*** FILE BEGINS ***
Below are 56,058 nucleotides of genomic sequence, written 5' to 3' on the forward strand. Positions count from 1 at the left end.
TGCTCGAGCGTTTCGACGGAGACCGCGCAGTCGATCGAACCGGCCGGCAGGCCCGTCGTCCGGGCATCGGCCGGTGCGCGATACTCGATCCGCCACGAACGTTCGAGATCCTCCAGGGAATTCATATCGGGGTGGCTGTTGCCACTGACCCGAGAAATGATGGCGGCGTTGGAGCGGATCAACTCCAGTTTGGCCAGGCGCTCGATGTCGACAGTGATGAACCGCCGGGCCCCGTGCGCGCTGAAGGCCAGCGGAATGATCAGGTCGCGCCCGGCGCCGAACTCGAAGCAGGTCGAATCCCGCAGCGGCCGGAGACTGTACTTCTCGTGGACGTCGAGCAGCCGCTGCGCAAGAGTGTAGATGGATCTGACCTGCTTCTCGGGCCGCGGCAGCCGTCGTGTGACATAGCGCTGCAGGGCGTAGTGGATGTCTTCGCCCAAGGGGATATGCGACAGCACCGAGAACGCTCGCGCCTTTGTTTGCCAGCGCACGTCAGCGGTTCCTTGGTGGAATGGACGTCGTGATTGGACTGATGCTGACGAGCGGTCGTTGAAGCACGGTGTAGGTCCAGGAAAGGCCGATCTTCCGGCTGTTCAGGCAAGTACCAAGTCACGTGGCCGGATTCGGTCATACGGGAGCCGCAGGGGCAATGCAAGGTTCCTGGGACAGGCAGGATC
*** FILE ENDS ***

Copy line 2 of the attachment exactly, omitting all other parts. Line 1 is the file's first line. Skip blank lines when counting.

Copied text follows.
TGCTCGAGCGTTTCGACGGAGACCGCGCAGTCGATCGAACCGGCCGGCAGGCCCGTCGTCCGGGCATCGGCCGGTGCGCGATACTCGATCCGCCACGAACGTTCGAGATCCTCCAGGGAATTCATATCGGGGTGGCTGTTGCCACTGACCCGAGAAATGATGGCGGCGTTGGAGCGGATCAACTCCAGTTTGGCCAGGCGCTCGATGTCGACAGTGATGAACCGCCGGGCCCCGTGCGCGCTGAAGGCCAGCGGAATGATCAGGTCGCGCCCGGCGCCGAACTCGAAGCAGGTCGAATCCCGCAGCGGCCGGAGACTGTACTTCTCGTGGACGTCGAGCAGCCGCTGCGCAAGAGTGTAGATGGATCTGACCTGCTTCTCGGGCCGCGGCAGCCGTCGTGTGACATAGCGCTGCAGGGCGTAGTGGATGTCTTCGCCCAAGGGGATATGCGACAGCACCGAGAACGCTCGCGCCTTTGTTTGCCAGCGCACGTCAGCGGTTCCTTGGTGGAATGGACGTCGTGATTGGACTGATGCTGACGAGCGGTCGTTGAAGCACGGTGTAGGTCCAGGAAAGGCCGATCTTCCGGCTGTTCAGGCAAGTACCAAGTCACGTGGCCGGATTCGGTCATACGGGAGCCGCAGGGGCAATGCAAGGTTCCTGGGACAGGCAGGATC